Stocks took a dive Tuesday morning in North America, amid increased anxiety over the tariff war between China and the U.S.
Beijing said its top economic adviser will go to Washington for trade talks despite U.S. President Donald Trump’s threat to raise tariffs by the end of the week, but China hinted at retaliation for the aggressive tactics.
Investors fear the world’s two largest economies will fail to reach a compromise and the fallout will be a downturn in global growth.
The Dow and S&P indexes fell 1.5 per cent, with the Dow off 389 points and the broader S&P losing 44 points at mid-morning. The Nasdaq fell more steeply, losing 1.8 per cent or 150 points, as tech stocks are heavily exposed to China.
In Toronto, the TSX lost 125 points to 16,368 as oil fell in response to the trade tensions.
The main North American crude contract, West Texas Intermediate, was down 94 cents at $61.30 US a barrel, while Brent crude fell $1.12 to $70.12 US.
Benchmarks in London and Tokyo declined, while Shanghai, Hong Kong and Sydney rose.
‘Framework agreement reached’
The Chinese government said Vice Premier Liu He will go to Washington as planned, dispelling fears he might cancel after Trump threatened to escalate a fight.
“The base case still remains we see a framework agreement reached, but the market is still re-pricing in the risk,” Edward Moya of Oanda said in a report.
In early trading, London’s FTSE 100 lost 1.6 per cent and Tokyo’s Nikkei 225 plunged 1.5 per cent as trading resumed following a week-long holiday.
The Euro Stoxx composite index fell 1.8 per cent after the European Union’s executive commission trimmed its forecast for eurozone economic growth this year to 1.2 per cent from 1.3 per cent.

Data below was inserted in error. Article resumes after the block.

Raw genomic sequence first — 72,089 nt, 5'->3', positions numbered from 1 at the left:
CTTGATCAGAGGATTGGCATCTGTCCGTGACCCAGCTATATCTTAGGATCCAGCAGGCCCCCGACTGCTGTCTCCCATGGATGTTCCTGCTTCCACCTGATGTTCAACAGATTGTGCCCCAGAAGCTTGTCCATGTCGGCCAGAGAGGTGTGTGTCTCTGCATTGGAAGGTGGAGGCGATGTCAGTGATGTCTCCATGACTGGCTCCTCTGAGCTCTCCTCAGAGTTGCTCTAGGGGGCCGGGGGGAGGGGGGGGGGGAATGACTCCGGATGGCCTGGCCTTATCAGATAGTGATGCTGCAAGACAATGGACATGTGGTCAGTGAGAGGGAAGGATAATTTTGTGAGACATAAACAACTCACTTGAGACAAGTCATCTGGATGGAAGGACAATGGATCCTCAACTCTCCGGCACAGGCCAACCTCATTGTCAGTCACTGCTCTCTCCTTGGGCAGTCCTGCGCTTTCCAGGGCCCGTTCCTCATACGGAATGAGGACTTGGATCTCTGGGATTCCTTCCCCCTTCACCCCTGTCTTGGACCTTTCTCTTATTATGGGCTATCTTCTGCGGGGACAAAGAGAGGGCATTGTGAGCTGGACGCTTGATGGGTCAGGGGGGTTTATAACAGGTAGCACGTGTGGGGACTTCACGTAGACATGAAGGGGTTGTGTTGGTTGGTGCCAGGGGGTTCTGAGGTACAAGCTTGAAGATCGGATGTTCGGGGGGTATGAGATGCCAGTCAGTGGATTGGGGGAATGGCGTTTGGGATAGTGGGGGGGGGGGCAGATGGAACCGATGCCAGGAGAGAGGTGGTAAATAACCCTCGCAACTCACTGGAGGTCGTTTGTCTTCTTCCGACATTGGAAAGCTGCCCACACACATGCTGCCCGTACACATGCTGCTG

The Shanghai Composite Index gained 0.7 per cent to 2,926.39 and Hong Kong’s Hang Seng added 0.5 per cent to 29,363.02. Sydney’s S&P-ASX 200 picked up 0.2 per cent to 6,295.70 and benchmarks in New Zealand, Taiwan and Singapore advanced.
India’s Sensex was off 26 points at 38,580.44.
Beijing is not a big fan of hostage situations.– Vishnu Varathan, Mizuhu Bank
Trump’s threat Sunday revived jitters that had been largely put to rest by statements from both sides that negotiations were making progress. The American president accused Beijing of backtracking on commitments made in the rapid-fire negotiations.
Trump threatened to raise tariffs on $200 billion of Chinese goods to 25 per cent from 10 per cent, effective Friday. He said he would impose increases on an additional $325 billion of imports, covering everything China sells to the United States.
“Beijing is not a big fan of hostage situations,” said Vishnu Varathan of Mizuho Bank in a report. “The tight deadline alongside threats of widening the tariff net may not play out favourably for prospects of an imminent deal.”